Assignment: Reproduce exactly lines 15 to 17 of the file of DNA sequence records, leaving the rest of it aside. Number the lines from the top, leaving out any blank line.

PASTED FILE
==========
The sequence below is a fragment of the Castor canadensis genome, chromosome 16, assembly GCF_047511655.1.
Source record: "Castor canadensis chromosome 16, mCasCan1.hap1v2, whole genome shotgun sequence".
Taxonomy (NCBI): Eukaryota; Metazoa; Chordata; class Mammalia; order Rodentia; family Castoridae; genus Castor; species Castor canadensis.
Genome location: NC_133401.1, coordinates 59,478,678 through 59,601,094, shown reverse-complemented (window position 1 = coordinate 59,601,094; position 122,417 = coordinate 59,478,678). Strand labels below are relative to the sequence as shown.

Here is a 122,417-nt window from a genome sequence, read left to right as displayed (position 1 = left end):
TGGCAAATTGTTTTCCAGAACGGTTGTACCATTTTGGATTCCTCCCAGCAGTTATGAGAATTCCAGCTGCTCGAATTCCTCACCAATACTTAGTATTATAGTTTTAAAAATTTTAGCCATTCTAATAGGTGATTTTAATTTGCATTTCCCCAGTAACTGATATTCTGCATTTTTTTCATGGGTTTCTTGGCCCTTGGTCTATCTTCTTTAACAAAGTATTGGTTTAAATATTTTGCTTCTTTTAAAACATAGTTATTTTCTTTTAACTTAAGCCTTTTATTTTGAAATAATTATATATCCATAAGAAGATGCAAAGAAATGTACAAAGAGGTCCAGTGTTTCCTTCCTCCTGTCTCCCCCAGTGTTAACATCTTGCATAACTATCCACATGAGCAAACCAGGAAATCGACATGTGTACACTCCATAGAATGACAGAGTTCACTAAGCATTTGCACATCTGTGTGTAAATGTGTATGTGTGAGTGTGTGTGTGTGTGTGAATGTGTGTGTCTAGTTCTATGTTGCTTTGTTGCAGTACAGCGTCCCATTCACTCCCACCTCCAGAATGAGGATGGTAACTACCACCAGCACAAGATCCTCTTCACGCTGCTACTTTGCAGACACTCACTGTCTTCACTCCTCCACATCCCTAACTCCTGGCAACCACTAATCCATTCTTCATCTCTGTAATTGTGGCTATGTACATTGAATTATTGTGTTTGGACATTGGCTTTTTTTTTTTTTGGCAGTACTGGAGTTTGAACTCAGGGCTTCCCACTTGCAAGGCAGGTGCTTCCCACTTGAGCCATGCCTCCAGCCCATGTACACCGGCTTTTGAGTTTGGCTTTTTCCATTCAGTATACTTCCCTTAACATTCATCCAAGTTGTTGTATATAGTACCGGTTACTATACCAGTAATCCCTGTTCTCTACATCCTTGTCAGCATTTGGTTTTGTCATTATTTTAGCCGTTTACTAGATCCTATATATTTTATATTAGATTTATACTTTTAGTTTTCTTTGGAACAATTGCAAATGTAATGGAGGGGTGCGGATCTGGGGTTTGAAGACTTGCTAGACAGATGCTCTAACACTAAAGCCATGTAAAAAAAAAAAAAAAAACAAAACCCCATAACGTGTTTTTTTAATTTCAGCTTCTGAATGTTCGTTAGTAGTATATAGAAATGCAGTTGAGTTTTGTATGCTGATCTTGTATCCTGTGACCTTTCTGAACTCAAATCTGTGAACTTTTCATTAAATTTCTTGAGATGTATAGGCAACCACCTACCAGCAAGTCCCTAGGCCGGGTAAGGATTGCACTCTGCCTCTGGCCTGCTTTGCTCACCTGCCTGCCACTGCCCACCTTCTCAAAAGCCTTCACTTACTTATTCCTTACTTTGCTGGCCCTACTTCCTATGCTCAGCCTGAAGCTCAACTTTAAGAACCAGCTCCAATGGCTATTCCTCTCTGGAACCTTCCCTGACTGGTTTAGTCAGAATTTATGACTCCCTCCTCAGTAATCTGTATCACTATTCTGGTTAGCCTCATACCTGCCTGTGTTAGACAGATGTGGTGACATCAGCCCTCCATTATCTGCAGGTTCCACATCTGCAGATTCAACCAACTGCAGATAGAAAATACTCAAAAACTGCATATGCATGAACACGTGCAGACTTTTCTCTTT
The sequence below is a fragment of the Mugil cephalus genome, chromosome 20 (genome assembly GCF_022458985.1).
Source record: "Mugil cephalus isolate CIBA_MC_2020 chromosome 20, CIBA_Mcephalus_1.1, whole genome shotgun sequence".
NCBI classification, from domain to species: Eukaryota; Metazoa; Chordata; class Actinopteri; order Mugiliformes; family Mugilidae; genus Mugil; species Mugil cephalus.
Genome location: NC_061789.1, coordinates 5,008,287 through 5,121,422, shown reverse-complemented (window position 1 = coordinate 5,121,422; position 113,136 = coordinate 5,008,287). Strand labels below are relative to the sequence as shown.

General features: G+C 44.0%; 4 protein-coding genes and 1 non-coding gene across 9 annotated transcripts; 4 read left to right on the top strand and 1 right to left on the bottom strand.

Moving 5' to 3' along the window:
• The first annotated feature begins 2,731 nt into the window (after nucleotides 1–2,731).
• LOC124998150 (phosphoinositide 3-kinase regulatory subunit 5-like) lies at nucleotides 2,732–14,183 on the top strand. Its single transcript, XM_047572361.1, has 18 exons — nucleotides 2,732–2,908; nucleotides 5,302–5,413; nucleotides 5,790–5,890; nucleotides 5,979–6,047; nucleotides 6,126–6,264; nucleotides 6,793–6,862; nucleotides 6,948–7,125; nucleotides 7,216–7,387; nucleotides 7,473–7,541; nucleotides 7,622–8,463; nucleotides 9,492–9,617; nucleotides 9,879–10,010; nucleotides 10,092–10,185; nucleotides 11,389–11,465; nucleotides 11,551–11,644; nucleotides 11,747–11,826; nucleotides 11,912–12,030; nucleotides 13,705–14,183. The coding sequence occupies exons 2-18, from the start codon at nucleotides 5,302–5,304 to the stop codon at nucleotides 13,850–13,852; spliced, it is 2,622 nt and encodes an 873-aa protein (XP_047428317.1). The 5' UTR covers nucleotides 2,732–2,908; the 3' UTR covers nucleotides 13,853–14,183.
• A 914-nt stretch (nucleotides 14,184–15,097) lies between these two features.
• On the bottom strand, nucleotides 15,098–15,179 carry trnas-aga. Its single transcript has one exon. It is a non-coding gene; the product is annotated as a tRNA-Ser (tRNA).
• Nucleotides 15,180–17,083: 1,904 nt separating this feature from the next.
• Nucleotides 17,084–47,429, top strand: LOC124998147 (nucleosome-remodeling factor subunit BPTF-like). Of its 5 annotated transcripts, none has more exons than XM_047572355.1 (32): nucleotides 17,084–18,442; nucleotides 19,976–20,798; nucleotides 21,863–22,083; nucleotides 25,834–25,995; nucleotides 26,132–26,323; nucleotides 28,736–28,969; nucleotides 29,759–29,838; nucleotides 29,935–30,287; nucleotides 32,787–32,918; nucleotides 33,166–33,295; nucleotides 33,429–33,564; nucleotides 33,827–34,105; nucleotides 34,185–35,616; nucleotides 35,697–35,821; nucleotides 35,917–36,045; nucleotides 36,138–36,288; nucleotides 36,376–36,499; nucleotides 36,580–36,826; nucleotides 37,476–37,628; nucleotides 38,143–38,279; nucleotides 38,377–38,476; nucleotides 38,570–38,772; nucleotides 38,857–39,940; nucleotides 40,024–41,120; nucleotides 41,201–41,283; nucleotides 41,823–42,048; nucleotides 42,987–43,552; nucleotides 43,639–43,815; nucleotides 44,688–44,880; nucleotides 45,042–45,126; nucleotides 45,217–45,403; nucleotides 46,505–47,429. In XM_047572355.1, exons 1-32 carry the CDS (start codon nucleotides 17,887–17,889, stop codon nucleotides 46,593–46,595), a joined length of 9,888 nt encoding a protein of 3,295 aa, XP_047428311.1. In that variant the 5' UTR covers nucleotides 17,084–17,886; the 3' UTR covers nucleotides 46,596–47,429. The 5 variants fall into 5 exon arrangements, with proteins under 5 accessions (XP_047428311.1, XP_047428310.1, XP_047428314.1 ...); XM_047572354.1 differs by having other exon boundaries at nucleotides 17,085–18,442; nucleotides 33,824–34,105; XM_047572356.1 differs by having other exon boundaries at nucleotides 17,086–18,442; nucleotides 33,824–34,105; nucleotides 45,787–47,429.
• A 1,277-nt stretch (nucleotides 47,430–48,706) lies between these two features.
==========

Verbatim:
• A 914-nt stretch (nucleotides 14,184–15,097) lies between these two features.
• On the bottom strand, nucleotides 15,098–15,179 carry trnas-aga. Its single transcript has one exon. It is a non-coding gene; the product is annotated as a tRNA-Ser (tRNA).
• Nucleotides 15,180–17,083: 1,904 nt separating this feature from the next.